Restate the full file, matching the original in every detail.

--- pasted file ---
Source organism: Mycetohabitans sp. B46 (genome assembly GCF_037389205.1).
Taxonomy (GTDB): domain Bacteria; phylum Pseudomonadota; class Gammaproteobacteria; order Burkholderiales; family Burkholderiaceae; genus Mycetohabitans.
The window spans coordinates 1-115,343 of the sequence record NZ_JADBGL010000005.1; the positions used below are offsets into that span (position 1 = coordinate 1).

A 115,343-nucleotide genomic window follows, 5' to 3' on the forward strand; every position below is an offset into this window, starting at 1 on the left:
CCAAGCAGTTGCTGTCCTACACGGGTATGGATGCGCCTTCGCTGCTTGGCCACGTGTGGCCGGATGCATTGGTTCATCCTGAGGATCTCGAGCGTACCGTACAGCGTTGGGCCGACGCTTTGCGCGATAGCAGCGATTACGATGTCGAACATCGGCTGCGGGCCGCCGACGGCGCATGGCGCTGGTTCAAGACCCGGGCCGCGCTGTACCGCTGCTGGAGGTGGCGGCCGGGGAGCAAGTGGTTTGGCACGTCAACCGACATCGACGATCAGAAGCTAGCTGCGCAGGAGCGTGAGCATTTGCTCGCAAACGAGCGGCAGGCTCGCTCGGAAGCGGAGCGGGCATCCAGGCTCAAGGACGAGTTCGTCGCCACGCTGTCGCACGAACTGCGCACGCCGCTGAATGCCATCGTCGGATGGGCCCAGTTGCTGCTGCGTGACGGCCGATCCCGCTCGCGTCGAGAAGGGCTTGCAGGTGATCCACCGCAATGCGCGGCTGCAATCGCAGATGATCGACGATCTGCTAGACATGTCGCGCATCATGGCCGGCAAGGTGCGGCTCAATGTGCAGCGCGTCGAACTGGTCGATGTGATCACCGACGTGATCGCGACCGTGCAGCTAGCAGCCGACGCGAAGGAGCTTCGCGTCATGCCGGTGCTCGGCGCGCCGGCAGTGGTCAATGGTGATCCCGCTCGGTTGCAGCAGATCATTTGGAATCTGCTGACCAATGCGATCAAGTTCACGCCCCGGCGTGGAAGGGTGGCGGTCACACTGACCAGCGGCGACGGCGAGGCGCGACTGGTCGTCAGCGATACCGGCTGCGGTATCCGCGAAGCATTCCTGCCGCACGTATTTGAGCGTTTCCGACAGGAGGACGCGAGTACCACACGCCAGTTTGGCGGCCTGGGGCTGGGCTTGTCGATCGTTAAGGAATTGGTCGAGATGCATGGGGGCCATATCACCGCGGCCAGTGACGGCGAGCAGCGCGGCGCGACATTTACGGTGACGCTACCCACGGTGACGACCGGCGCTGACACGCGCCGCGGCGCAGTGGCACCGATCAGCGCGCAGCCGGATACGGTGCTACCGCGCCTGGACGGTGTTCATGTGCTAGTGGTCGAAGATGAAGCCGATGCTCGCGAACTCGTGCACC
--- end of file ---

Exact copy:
Source organism: Mycetohabitans sp. B46 (genome assembly GCF_037389205.1).
Taxonomy (GTDB): domain Bacteria; phylum Pseudomonadota; class Gammaproteobacteria; order Burkholderiales; family Burkholderiaceae; genus Mycetohabitans.
The window spans coordinates 1-115,343 of the sequence record NZ_JADBGL010000005.1; the positions used below are offsets into that span (position 1 = coordinate 1).

A 115,343-nucleotide genomic window follows, 5' to 3' on the forward strand; every position below is an offset into this window, starting at 1 on the left:
CCAAGCAGTTGCTGTCCTACACGGGTATGGATGCGCCTTCGCTGCTTGGCCACGTGTGGCCGGATGCATTGGTTCATCCTGAGGATCTCGAGCGTACCGTACAGCGTTGGGCCGACGCTTTGCGCGATAGCAGCGATTACGATGTCGAACATCGGCTGCGGGCCGCCGACGGCGCATGGCGCTGGTTCAAGACCCGGGCCGCGCTGTACCGCTGCTGGAGGTGGCGGCCGGGGAGCAAGTGGTTTGGCACGTCAACCGACATCGACGATCAGAAGCTAGCTGCGCAGGAGCGTGAGCATTTGCTCGCAAACGAGCGGCAGGCTCGCTCGGAAGCGGAGCGGGCATCCAGGCTCAAGGACGAGTTCGTCGCCACGCTGTCGCACGAACTGCGCACGCCGCTGAATGCCATCGTCGGATGGGCCCAGTTGCTGCTGCGTGACGGCCGATCCCGCTCGCGTCGAGAAGGGCTTGCAGGTGATCCACCGCAATGCGCGGCTGCAATCGCAGATGATCGACGATCTGCTAGACATGTCGCGCATCATGGCCGGCAAGGTGCGGCTCAATGTGCAGCGCGTCGAACTGGTCGATGTGATCACCGACGTGATCGCGACCGTGCAGCTAGCAGCCGACGCGAAGGAGCTTCGCGTCATGCCGGTGCTCGGCGCGCCGGCAGTGGTCAATGGTGATCCCGCTCGGTTGCAGCAGATCATTTGGAATCTGCTGACCAATGCGATCAAGTTCACGCCCCGGCGTGGAAGGGTGGCGGTCACACTGACCAGCGGCGACGGCGAGGCGCGACTGGTCGTCAGCGATACCGGCTGCGGTATCCGCGAAGCATTCCTGCCGCACGTATTTGAGCGTTTCCGACAGGAGGACGCGAGTACCACACGCCAGTTTGGCGGCCTGGGGCTGGGCTTGTCGATCGTTAAGGAATTGGTCGAGATGCATGGGGGCCATATCACCGCGGCCAGTGACGGCGAGCAGCGCGGCGCGACATTTACGGTGACGCTACCCACGGTGACGACCGGCGCTGACACGCGCCGCGGCGCAGTGGCACCGATCAGCGCGCAGCCGGATACGGTGCTACCGCGCCTGGACGGTGTTCATGTGCTAGTGGTCGAAGATGAAGCCGATGCTCGCGAACTCGTGCACC